I OVERHEARD anxious talk in Hymns A&M Towers last week about
whether the Bishop of London were to be invited, enjoined,
permitted, or forbidden (I am not sure which term is appropriate in
what must surely be some form of peculiar) to asperse the
refurbished Church House Bookshop with holy water when he blessed
it on Monday.
In some quarters I diagnosed an outbreak of booksellers'
hydrophobia, if not the Protestant variety - though I wonder that a
few Teflon-coated editions of Common Worship: Messy Services
(Emergency Volume) or some such publication could not have
been placed strategically in the firing line, while rarer items in
tooled calf and Bible paper, such as (I imagine) The Perfumed
Garden of the Ordinariate, were moved safely to the back.
In the end, the rite was - I hear, having been unavoidably
absent - very much what our Ritualist predecessors at the
Church Times might have referred to in jest as a missa
sicca. But at least the blessing was given partly in Greek,
which gets us immediately into the spirit of the Undivided Church,
and is no doubt as good as the vernacular for the bookshop's
learned customers of all faiths and none.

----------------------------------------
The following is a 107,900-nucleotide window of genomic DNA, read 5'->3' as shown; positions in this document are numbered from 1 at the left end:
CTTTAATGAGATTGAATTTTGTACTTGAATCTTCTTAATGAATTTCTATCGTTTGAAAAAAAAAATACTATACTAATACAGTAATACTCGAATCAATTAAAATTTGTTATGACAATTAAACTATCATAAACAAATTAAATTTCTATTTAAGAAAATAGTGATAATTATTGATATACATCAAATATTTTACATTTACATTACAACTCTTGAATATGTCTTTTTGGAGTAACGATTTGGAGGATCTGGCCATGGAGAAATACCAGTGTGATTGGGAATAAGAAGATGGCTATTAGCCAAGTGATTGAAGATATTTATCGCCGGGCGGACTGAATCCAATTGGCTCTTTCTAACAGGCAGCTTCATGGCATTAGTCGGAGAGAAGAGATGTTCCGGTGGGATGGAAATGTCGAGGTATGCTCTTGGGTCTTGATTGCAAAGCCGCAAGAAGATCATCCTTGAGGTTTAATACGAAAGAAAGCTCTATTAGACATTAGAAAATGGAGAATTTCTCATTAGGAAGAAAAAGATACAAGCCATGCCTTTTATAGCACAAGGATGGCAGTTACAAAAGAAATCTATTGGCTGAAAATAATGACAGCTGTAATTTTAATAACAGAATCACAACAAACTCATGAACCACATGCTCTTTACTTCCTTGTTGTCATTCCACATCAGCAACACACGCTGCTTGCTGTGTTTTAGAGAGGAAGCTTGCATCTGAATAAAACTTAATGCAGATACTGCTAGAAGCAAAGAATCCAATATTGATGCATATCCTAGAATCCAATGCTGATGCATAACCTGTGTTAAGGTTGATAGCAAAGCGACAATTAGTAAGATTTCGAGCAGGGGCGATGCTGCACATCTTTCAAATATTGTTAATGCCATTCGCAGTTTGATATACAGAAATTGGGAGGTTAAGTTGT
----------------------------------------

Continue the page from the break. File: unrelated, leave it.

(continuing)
The Bishop gave thanks "for the generations in whom you have
inspired a love of sacred learning", and revealed (though this
wasn't part of the blessing) his own love of bookshops, and his
regret that so many have vanished in recent years. As someone who
used to love rummaging in those delightfully chaotic upper rooms
full of the discarded works of William Barclay and J. B. Phillips
which were a feature of most SPCK branches, I am inclined to
The Bookshop's sales (including online) are, they tell us, up on
last year by 13 per cent for the three months October to December -
and this is from refurbished premises that were as yet "unvisited,
unblest". I hope that ecclesiastical bookworms are not, like
snakes, driven out by episcopal blessings.
IF THE association of the words "rugby" and "calendar" didn't
mean anything to the clergy of the diocese of London before, I
imagine it does today; for 24 January 2014 brings before them, for
the first time, the name of William Webb Ellis, priest and